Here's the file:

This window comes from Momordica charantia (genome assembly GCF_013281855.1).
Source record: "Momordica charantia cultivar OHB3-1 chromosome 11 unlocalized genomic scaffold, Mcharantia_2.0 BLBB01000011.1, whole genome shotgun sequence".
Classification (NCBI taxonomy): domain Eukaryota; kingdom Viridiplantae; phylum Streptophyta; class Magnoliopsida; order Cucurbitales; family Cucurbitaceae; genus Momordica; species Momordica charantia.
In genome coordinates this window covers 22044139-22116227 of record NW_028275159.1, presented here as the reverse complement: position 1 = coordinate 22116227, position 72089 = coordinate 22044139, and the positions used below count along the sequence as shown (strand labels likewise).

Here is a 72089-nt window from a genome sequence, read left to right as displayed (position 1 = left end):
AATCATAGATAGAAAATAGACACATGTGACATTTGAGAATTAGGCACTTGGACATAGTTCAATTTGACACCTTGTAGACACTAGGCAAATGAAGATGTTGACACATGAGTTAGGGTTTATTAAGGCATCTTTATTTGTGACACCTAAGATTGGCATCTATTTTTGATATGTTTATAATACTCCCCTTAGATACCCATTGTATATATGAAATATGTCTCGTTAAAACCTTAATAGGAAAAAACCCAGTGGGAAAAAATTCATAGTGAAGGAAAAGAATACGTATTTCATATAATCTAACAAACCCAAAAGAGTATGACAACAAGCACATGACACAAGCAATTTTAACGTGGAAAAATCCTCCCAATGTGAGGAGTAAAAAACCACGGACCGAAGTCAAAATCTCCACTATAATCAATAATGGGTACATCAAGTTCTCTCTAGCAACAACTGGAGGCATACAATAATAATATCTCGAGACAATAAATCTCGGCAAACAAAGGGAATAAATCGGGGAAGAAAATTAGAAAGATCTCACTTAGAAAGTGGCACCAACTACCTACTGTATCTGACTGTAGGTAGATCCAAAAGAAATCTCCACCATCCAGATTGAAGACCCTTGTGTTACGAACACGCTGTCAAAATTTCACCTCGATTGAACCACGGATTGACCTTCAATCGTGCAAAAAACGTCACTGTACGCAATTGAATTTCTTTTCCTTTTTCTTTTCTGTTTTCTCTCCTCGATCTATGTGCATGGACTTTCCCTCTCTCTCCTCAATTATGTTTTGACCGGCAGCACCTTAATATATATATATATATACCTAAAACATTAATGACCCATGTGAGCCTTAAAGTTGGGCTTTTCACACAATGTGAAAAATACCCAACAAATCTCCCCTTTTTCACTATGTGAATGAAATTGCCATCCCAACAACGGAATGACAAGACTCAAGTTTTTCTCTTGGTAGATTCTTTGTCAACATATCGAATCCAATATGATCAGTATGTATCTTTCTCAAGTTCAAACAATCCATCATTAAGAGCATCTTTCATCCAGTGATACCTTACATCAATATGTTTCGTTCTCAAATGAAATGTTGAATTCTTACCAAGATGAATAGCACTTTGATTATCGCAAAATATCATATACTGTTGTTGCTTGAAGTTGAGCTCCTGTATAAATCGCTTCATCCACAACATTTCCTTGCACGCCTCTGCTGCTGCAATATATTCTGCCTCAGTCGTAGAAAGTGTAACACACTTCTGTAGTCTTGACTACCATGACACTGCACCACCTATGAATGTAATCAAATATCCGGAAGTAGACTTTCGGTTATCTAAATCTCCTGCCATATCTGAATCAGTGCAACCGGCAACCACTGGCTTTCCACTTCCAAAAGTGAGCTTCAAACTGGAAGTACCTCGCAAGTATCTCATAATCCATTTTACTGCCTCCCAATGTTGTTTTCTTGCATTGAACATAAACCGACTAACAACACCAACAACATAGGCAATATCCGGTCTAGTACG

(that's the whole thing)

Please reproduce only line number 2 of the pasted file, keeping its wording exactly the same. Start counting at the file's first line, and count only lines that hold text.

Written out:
Source record: "Momordica charantia cultivar OHB3-1 chromosome 11 unlocalized genomic scaffold, Mcharantia_2.0 BLBB01000011.1, whole genome shotgun sequence".